Friday, March 14, 2008

Selective Accountability in the Media

Here is an interesting article on AlterNet, courtesy of Mark Weisbrot at CEPR:

While a lot of times the anti-media discussion is spurred on by people with an agenda (and Mr. Weisbrot is no exception, at least on Venezuela), the general point that the mainstream media should be home to a much larger variety of perspectives is well taken. Furthermore, the depth of reporting needs to be improved in many cases, as reporters frequently make statements without substantial evidential support and without presenting the opposing view. It is one thing to have an opinion (e.g. the Economist), it is another thing to implicitly bias an article through word choice and unsubstantiated opinion, especially when the journalist reporting is not an expert in the field (as Mr. Weisbrot points out with Iraq and the Housing Market).

Unfortunately, it seems (to me at least) unlikely that there will be much competition with the mainstream media until the current net-savvy generation is in their middle age (blog searches and net-magazines need to be used on a large scale - and that requires knowledge that they are out there - much more prevalent among the youth today).


Chingsung said...

I'm of the opinion that a lot of media-related things are going to change when our generation reaches middle age. The internet is a phenomenal tool for just about everything, and it seems that the current generation in control either doesn't understand that or is refusing to adapt.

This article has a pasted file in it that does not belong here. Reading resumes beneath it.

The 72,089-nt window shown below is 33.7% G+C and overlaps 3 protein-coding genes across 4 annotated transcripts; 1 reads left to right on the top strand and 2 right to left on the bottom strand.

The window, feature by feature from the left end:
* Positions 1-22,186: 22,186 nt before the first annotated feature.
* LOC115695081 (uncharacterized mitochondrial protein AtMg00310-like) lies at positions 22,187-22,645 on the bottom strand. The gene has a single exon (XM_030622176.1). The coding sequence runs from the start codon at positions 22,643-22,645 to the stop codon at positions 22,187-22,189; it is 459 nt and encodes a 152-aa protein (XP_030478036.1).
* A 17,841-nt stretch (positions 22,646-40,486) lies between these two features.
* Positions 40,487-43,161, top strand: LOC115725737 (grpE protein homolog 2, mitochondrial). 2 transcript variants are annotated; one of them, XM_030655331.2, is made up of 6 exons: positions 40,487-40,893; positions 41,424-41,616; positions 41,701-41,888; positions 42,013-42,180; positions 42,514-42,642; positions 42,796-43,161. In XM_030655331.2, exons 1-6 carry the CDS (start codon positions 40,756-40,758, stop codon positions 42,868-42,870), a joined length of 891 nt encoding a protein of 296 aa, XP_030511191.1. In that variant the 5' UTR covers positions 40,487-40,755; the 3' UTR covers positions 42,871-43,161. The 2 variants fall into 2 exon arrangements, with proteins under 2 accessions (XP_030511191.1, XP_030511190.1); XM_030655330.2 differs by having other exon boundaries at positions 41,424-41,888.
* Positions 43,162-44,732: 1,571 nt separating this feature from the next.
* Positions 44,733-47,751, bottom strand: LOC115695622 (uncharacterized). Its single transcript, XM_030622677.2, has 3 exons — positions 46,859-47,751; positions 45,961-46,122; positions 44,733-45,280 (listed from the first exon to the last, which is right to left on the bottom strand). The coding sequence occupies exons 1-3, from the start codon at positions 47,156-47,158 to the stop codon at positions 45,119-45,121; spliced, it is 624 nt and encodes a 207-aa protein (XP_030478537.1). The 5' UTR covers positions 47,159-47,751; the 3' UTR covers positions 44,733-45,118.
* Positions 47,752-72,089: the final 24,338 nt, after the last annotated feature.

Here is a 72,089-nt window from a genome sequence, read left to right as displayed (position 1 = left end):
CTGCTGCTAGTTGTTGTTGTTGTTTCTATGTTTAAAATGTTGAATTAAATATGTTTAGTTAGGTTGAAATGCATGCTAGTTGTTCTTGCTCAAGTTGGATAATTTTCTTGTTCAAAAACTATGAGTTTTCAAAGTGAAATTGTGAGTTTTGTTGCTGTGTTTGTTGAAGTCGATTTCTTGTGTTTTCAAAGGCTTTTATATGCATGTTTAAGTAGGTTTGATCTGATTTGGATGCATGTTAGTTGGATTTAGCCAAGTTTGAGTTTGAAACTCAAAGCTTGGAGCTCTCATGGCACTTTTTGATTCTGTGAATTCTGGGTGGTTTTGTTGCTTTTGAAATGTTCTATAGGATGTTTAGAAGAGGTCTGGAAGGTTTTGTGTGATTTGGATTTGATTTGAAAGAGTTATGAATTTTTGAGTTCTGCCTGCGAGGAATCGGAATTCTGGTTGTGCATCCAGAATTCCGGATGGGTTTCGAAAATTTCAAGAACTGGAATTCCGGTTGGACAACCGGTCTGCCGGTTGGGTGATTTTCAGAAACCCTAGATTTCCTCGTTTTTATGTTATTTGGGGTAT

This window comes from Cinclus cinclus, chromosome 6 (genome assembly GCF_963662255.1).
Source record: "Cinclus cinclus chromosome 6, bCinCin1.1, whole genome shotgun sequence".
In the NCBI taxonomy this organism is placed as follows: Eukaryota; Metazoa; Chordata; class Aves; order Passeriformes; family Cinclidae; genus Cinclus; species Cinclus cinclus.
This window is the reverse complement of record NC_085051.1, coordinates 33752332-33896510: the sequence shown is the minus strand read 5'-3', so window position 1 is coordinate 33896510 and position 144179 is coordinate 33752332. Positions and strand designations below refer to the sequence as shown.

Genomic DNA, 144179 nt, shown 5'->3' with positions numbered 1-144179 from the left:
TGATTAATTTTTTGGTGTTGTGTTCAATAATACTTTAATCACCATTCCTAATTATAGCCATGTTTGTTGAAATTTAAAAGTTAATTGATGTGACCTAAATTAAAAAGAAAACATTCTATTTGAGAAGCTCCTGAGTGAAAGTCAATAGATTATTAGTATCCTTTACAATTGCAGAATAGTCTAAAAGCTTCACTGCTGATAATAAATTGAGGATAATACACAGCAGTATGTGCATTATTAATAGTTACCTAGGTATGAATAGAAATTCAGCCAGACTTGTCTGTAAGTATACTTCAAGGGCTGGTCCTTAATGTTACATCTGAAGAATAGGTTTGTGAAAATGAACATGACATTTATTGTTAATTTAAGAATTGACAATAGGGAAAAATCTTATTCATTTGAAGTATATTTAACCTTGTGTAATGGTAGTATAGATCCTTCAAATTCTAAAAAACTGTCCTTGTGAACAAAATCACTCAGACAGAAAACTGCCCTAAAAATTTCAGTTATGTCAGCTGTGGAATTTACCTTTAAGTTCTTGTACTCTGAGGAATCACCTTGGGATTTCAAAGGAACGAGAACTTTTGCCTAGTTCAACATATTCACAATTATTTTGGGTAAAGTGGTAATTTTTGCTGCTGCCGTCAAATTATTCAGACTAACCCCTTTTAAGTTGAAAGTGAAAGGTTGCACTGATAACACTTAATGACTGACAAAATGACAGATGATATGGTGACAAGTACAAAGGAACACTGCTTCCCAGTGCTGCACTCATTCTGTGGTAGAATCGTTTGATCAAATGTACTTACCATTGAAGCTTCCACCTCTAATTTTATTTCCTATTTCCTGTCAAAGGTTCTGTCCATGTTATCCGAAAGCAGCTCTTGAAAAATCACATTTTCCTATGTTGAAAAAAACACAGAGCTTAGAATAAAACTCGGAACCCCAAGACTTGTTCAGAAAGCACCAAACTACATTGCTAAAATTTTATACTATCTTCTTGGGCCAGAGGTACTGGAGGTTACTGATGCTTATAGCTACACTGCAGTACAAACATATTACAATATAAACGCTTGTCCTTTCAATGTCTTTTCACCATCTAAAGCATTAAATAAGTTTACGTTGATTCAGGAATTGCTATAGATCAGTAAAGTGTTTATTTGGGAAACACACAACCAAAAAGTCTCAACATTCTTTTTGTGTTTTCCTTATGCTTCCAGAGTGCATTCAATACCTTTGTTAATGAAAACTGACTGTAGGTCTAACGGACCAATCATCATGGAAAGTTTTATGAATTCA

The change you mention here is only going to be a small part of what we see. The bulk of the Information Revolution is still to come.

Sean said...

I happen to agree, but there is still a significant lag between generations in terms of who is capable of using what tools - just think of the professor who is utterly clueless about how e-mail works, people who distrust Amazon etc. The combination of getting older and having a full-time job makes it much harder to keep up on all the new developments. Plus, unlike our generation (and we're really only the cusp of this), our parents' generation (never mind our grandparents' generation) isn't plugged-in constantly, nor do they want to be.

It will be 10-15 years before we really have a grasp of what the world will look like, information-wise. It will certainly be 10-15 years before the majority of the population becomes used to adapting to these changes on a regular basis. I agree that the change is coming, bit it will take a while for it to be properly utilized.

Also - I am sure the media will adapt, and to a large extent the print media already has (with the partial exceptions of the Wall Street Journal, the Economist, and some of the political pseudo-journals (e.g. Foreign Policy). The TV media is gradually shifting to streaming, etc. as well, so they will still have a role to play, but I see it becoming more limited. It will definitely be an interesting ride.